Implicit/Symptomatic Meaning (What it says to us or about society): Nolan does a spectacular job of showing how people can easily be manipulated by their weaknesses when they surrender to it, and that it’s often impossible to stop the forward progress of self-delusion. In Memento as well as Following, the protagonist is manipulated by the antagonists of the film using their obsessions and unique character flaws (or literal handicap in the case of Memento) as a fulcrum to exert more force against our self-control than we can resist. The implications are clear- that we must be aware of our weaknesses so that we don’t allow ourselves to be fooled into doing things we wish not to do- all the while believing that we are accomplishing our goals. Symptomatically speaking, we often blame others or society for the things we know we bring to the table ourselves, but having an enemy to blame shifts the focus and gives us a feeling of righteous indignation against our perceived enemies. These enemies are often just distorted reflections of ourselves as we bend the world to reflect back whatever we need so that reality becomes the funhouse mirror that shows us the monster that “made us do it.” But that monster is often just our own reflection, bent with small compromises and self-manipulation to allow us to push it just a little farther.

We are often our own addictions, and Nolan does an incredible job of showing us how others bend their mirrors so that we can evaluate how much we are doing this ourselves… if we take the time to stop looking for a victim in the mirror -and check for our assailant.

The Journey of “A Trip to the Moon” (MLS504.1.3)

Georges Melies’ classic and groundbreaking film A Trip to the Moon (1902) was the first narrative film ever produced. It was the logical progression of Melies’ experiments with early film special effects- which were discovered by accident as most of the world’s greatest discoveries are (Corn Flakes, anyone?).

Visual effects in film were born when Melies’ camera jammed while filming a street scene, and the result was a cut in the visual narrative that made it appear that a passing carriage turned into a hearse. It may be mere projection on my part, but I imagine Melies thinking about the “meaning” of it- that our busy lives on the street in a carriage inevitably turn to our last trip down the street in a hearse… the timing is the only difference between Melies’ stuck camera clip and our actual lives.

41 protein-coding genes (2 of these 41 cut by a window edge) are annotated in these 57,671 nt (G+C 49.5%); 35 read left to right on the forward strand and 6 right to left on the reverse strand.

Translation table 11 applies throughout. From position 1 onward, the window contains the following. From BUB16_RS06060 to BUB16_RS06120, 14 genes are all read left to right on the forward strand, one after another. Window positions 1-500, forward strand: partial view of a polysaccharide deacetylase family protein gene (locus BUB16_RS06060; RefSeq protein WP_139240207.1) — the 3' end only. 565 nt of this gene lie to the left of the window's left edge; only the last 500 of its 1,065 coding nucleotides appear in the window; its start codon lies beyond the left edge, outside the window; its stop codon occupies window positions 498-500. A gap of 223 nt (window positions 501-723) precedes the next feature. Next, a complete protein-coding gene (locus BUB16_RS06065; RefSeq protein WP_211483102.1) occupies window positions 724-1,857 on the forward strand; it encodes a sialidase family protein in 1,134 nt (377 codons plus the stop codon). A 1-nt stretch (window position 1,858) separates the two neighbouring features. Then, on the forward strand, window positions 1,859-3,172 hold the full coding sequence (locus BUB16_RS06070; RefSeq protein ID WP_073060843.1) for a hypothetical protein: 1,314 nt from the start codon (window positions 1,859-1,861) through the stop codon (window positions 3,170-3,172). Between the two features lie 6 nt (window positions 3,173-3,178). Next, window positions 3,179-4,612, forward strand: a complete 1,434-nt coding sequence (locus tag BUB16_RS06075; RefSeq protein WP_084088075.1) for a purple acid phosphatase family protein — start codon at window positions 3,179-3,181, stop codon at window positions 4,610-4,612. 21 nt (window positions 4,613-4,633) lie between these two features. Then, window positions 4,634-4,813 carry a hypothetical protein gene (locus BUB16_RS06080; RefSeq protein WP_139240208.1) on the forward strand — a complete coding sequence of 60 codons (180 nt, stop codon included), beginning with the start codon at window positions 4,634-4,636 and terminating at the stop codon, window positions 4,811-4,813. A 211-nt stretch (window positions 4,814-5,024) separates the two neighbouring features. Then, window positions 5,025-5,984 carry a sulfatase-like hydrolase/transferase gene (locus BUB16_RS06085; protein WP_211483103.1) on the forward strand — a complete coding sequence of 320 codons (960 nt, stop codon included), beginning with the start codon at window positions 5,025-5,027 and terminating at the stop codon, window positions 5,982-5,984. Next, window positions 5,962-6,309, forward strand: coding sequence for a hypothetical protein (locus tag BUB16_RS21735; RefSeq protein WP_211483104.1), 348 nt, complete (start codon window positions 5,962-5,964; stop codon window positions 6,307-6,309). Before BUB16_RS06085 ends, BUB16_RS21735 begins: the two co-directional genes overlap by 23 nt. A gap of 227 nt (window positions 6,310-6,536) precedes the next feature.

As a Visual Arts and Media teacher, I’m familiar with A Trip to the Moon but must admit that I never knew much about Melies. I loved the documentary The Extraordinary Voyage on many levels- as a teacher and creative I especially love the story of the accidental discovery of “special effects” in film, and the journey into narrative that Melies took with A Trip to the Moon. He was an artist at heart- the George Lucas of his day in many ways- and eventually was soured on film as the trends moved away from his rather kitschy style of lowbrow humor.

The move was inevitable and obvious in hindsight, but Melies didn’t appear to see it coming – his style of humor lacking the depth to sustain long term interest. His films seemed to rely wholly on novelty alone- and it seems he may have even assumed the progression to narrative he himself introduced to filmmaking was more novelty than actual maturing of the audience’s tastes. Like George Lucas, his early success with experimental special effects misled him, and he focused obsessively on the style rather than substance of his film. Neither Lucas or Meiles seemed to be able to break out of that rut, and it led to the early exit of both master innovators from the field of filmmaking that they quite literally revolutionized with their work.

As cinema and audience expectations progressed, Melies tried to recreate his early success relying on the pattern of his earlier films rather than the progress his earliest films represented. As the industry moved forward and the audience’s tastes matured and widened, Melies tried to recreate his early success by focusing on the effects and production without regard to the audience’s growing and maturing palate for narrative, meaning, and realism. Melies, like Lucas, tried to focus on progressing the novelty rather than the narrative of their films, and in the end it cost them both the audience they had garnered, leaving them soured on their art and audience.

The message to any creative is obvious- progress is made by evolving and experimenting with new ideas- often the expansion of a mistake. Trying to buckle down and white-knuckle your way through creative drought by just doing more of what got you there will never work… unless you realize that what got you there was a change in direction, not the distance you traveled down the path that brought earlier success.